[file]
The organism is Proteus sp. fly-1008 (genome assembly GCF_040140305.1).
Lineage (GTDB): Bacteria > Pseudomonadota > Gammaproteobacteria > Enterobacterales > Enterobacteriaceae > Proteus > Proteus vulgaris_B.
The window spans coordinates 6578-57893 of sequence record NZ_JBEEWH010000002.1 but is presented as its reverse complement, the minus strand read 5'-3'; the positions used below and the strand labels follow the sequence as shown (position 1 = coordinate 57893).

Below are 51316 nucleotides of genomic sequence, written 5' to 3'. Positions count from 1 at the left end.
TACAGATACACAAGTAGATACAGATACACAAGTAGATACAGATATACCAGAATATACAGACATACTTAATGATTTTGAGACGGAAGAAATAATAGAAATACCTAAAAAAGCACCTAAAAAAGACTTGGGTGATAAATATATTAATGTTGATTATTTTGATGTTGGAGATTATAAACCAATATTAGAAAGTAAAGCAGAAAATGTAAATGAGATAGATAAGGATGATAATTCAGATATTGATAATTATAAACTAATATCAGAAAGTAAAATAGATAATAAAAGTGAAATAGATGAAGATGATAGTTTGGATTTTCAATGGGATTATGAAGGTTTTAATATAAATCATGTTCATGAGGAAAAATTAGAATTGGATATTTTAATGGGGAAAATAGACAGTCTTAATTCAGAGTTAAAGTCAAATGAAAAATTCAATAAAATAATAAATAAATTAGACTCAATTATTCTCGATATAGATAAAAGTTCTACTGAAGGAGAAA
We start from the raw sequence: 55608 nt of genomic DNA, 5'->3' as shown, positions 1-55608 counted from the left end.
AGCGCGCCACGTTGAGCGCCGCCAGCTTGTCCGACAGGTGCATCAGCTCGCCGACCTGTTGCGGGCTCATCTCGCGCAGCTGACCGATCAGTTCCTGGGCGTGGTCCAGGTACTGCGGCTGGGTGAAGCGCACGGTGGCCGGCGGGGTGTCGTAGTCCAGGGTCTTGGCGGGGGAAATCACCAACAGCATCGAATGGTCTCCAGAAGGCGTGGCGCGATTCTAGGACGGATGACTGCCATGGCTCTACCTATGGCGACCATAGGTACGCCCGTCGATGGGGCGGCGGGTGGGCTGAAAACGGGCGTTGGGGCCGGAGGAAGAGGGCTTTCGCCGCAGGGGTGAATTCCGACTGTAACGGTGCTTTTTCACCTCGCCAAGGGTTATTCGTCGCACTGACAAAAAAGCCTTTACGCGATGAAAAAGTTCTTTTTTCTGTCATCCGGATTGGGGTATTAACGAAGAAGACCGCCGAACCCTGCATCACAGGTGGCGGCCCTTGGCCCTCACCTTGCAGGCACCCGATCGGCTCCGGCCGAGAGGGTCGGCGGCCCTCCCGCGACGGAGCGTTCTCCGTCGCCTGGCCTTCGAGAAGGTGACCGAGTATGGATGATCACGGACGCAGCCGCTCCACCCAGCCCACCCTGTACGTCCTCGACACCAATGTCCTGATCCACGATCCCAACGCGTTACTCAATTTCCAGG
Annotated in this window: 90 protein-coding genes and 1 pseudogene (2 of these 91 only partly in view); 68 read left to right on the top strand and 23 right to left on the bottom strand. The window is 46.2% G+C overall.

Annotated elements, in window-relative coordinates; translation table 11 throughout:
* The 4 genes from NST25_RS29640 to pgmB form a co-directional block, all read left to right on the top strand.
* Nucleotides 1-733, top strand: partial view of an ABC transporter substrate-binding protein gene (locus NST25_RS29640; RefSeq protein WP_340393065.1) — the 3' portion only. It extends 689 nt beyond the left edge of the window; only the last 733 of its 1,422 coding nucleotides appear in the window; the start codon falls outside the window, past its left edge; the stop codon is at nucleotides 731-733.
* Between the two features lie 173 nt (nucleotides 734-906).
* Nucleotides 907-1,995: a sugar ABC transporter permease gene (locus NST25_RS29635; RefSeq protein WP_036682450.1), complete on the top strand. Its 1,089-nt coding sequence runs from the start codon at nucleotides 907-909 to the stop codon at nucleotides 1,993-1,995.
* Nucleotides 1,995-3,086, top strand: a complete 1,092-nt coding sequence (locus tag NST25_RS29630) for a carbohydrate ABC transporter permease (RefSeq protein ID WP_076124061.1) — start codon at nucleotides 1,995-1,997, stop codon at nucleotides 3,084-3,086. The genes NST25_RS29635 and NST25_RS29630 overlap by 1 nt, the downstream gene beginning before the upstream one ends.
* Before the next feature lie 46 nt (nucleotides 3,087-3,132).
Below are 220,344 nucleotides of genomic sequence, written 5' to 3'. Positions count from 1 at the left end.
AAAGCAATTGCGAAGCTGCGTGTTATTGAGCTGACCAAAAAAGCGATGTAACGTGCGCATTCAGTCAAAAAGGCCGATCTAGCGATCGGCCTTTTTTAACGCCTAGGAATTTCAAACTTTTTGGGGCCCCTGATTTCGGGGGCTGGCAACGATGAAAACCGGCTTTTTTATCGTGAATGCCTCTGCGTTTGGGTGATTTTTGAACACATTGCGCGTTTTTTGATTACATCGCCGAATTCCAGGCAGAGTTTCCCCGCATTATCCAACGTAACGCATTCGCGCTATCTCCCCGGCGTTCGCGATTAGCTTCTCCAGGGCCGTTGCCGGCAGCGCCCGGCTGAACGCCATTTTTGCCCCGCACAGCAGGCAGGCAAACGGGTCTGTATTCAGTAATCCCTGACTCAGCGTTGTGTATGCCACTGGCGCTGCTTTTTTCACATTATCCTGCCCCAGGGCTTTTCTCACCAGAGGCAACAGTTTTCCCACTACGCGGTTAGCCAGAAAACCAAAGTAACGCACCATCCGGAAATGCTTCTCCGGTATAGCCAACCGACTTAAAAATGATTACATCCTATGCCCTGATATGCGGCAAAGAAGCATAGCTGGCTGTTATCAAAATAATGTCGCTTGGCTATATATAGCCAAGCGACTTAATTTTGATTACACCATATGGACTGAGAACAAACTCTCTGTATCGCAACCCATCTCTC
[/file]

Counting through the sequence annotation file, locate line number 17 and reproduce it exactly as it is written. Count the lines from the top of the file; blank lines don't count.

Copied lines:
AAAGCAATTGCGAAGCTGCGTGTTATTGAGCTGACCAAAAAAGCGATGTAACGTGCGCATTCAGTCAAAAAGGCCGATCTAGCGATCGGCCTTTTTTAACGCCTAGGAATTTCAAACTTTTTGGGGCCCCTGATTTCGGGGGCTGGCAACGATGAAAACCGGCTTTTTTATCGTGAATGCCTCTGCGTTTGGGTGATTTTTGAACACATTGCGCGTTTTTTGATTACATCGCCGAATTCCAGGCAGAGTTTCCCCGCATTATCCAACGTAACGCATTCGCGCTATCTCCCCGGCGTTCGCGATTAGCTTCTCCAGGGCCGTTGCCGGCAGCGCCCGGCTGAACGCCATTTTTGCCCCGCACAGCAGGCAGGCAAACGGGTCTGTATTCAGTAATCCCTGACTCAGCGTTGTGTATGCCACTGGCGCTGCTTTTTTCACATTATCCTGCCCCAGGGCTTTTCTCACCAGAGGCAACAGTTTTCCCACTACGCGGTTAGCCAGAAAACCAAAGTAACGCACCATCCGGAAATGCTTCTCCGGTATAGCCAACCGACTTAAAAATGATTACATCCTATGCCCTGATATGCGGCAAAGAAGCATAGCTGGCTGTTATCAAAATAATGTCGCTTGGCTATATATAGCCAAGCGACTTAATTTTGATTACACCATATGGACTGAGAACAAACTCTCTGTATCGCAACCCATCTCTC